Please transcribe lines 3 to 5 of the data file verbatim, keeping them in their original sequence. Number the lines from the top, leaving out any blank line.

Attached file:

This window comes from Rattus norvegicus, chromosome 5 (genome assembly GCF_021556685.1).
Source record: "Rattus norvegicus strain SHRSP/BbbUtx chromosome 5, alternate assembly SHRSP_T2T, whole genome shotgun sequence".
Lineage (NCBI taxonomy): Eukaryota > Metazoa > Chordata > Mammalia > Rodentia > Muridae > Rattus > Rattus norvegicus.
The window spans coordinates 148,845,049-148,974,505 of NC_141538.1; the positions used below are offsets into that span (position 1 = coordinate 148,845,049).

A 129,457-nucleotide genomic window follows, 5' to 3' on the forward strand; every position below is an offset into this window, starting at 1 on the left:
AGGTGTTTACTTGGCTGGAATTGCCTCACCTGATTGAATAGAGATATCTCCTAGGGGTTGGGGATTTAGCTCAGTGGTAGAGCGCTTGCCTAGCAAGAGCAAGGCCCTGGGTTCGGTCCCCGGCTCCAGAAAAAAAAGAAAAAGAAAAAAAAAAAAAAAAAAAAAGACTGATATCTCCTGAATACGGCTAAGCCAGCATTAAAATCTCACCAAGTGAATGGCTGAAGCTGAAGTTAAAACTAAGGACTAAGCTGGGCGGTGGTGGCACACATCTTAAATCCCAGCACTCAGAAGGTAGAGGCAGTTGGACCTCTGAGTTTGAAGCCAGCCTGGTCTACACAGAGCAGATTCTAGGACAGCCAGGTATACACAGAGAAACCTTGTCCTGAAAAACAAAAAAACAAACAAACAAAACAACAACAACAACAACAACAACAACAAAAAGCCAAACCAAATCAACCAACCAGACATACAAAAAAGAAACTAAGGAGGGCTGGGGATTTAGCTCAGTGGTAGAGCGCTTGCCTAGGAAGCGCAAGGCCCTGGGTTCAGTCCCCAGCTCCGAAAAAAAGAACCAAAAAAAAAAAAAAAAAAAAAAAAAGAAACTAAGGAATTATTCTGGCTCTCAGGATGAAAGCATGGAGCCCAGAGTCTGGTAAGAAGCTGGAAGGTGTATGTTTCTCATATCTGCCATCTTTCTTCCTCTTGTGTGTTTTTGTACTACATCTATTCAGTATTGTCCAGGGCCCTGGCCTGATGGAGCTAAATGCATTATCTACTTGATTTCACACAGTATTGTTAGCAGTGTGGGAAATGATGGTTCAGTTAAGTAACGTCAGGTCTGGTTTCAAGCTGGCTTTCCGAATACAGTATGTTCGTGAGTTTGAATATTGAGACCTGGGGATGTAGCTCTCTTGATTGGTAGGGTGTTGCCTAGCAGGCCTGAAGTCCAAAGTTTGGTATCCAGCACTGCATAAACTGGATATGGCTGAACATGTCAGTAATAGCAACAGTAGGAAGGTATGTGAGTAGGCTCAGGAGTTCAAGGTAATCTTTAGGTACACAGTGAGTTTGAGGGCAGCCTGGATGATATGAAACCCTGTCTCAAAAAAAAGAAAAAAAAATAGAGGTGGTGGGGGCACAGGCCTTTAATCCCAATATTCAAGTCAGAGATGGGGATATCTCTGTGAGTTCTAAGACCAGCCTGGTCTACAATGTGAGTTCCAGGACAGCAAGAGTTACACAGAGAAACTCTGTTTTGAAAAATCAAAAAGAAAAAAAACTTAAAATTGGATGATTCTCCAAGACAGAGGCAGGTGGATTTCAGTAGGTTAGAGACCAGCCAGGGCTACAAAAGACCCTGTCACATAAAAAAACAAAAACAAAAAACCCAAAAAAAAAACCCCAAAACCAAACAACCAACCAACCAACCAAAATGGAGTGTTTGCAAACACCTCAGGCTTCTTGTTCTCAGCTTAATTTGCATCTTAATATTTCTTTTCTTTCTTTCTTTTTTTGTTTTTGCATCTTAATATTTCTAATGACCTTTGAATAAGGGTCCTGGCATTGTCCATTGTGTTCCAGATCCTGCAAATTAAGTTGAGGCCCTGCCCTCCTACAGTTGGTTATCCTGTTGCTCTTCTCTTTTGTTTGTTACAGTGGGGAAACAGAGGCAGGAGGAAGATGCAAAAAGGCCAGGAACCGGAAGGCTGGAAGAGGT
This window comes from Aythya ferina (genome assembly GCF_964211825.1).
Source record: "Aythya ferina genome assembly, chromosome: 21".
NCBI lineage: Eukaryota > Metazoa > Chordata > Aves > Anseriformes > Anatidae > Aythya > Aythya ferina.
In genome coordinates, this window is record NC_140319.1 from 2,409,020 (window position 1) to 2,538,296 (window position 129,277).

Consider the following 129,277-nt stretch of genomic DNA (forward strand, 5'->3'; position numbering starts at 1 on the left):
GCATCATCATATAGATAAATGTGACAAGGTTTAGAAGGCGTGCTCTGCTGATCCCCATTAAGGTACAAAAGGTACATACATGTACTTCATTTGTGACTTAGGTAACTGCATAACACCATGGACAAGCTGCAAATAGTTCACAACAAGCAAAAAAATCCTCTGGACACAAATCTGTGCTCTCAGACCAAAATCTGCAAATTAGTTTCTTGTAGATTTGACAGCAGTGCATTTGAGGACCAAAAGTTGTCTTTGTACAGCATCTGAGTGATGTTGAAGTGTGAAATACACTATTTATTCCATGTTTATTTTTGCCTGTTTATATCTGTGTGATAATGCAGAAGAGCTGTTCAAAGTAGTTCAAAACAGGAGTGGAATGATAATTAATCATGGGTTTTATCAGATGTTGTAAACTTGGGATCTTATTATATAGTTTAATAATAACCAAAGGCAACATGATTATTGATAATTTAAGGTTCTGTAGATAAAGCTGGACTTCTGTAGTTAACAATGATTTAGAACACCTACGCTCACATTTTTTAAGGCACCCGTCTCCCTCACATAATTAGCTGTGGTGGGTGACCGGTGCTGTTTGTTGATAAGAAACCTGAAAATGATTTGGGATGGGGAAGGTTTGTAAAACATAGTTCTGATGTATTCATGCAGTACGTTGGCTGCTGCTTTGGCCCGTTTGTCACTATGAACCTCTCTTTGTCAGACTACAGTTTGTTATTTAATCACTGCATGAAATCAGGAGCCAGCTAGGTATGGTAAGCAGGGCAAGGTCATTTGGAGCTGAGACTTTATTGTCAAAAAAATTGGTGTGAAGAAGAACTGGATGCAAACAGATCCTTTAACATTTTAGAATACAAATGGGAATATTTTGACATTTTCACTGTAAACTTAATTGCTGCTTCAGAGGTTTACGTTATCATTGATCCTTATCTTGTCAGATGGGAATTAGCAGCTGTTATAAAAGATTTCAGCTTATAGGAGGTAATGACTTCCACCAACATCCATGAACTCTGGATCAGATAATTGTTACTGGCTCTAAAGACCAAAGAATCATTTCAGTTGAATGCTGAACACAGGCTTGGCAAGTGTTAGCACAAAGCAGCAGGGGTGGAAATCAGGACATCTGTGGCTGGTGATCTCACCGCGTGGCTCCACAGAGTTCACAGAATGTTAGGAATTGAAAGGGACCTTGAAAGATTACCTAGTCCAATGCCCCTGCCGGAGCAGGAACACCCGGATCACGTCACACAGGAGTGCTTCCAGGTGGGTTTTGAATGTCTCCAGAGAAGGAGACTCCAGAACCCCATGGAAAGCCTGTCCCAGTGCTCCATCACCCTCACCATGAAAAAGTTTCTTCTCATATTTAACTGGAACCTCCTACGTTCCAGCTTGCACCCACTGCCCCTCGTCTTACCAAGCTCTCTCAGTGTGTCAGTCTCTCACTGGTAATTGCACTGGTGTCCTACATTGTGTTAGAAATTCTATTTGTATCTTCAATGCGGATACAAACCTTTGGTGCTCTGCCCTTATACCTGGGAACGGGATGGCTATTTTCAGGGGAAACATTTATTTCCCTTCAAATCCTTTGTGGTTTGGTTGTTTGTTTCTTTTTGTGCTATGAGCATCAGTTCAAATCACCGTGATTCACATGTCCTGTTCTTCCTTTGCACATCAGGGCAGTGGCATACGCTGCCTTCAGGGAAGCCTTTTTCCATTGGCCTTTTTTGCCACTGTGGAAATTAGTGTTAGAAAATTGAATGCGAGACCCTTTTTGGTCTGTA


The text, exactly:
Lineage (NCBI taxonomy): Eukaryota > Metazoa > Chordata > Mammalia > Rodentia > Muridae > Rattus > Rattus norvegicus.
The window spans coordinates 148,845,049-148,974,505 of NC_141538.1; the positions used below are offsets into that span (position 1 = coordinate 148,845,049).

A 129,457-nucleotide genomic window follows, 5' to 3' on the forward strand; every position below is an offset into this window, starting at 1 on the left: